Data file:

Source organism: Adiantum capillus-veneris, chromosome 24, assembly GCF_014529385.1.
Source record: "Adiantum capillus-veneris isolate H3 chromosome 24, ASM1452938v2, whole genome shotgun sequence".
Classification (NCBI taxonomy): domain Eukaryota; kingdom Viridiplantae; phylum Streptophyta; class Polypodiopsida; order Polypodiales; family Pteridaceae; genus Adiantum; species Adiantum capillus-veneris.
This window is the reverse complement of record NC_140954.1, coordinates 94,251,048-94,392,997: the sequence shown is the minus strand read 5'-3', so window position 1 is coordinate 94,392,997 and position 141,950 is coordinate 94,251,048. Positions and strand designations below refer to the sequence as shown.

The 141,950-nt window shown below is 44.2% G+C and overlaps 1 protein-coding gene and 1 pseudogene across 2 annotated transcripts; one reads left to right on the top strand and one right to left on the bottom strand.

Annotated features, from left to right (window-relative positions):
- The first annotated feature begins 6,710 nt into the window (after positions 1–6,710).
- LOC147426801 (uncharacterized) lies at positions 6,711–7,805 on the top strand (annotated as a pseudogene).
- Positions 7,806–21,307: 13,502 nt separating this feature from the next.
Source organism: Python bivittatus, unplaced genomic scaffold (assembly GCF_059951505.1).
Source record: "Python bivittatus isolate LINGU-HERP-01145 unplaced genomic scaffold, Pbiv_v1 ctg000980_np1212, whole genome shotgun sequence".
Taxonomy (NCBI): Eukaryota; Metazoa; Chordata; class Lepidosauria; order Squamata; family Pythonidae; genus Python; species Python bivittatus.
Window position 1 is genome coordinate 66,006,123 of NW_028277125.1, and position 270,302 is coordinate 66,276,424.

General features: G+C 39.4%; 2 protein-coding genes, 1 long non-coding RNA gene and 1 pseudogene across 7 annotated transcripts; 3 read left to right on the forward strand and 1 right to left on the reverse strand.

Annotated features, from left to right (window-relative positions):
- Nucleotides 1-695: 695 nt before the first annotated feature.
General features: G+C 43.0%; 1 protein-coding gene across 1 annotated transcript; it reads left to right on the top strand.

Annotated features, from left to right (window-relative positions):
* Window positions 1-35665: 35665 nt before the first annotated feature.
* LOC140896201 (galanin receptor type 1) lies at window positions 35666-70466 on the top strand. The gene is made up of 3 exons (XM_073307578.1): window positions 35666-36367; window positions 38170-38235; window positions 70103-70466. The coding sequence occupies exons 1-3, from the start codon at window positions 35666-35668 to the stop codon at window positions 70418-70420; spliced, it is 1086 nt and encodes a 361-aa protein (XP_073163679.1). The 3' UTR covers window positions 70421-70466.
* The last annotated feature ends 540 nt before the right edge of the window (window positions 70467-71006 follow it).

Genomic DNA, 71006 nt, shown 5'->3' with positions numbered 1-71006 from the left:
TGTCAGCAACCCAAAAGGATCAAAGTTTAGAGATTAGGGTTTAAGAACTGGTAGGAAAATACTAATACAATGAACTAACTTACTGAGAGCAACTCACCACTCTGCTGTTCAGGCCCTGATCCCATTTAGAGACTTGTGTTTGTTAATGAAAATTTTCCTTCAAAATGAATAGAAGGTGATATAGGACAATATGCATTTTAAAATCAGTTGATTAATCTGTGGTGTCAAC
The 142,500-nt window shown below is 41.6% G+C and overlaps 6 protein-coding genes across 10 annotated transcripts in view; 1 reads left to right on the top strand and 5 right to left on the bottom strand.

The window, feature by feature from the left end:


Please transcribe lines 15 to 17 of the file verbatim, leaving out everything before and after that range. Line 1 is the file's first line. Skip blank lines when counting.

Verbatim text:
Annotated features, from left to right (window-relative positions):
- Nucleotides 1-695: 695 nt before the first annotated feature.
General features: G+C 43.0%; 1 protein-coding gene across 1 annotated transcript; it reads left to right on the top strand.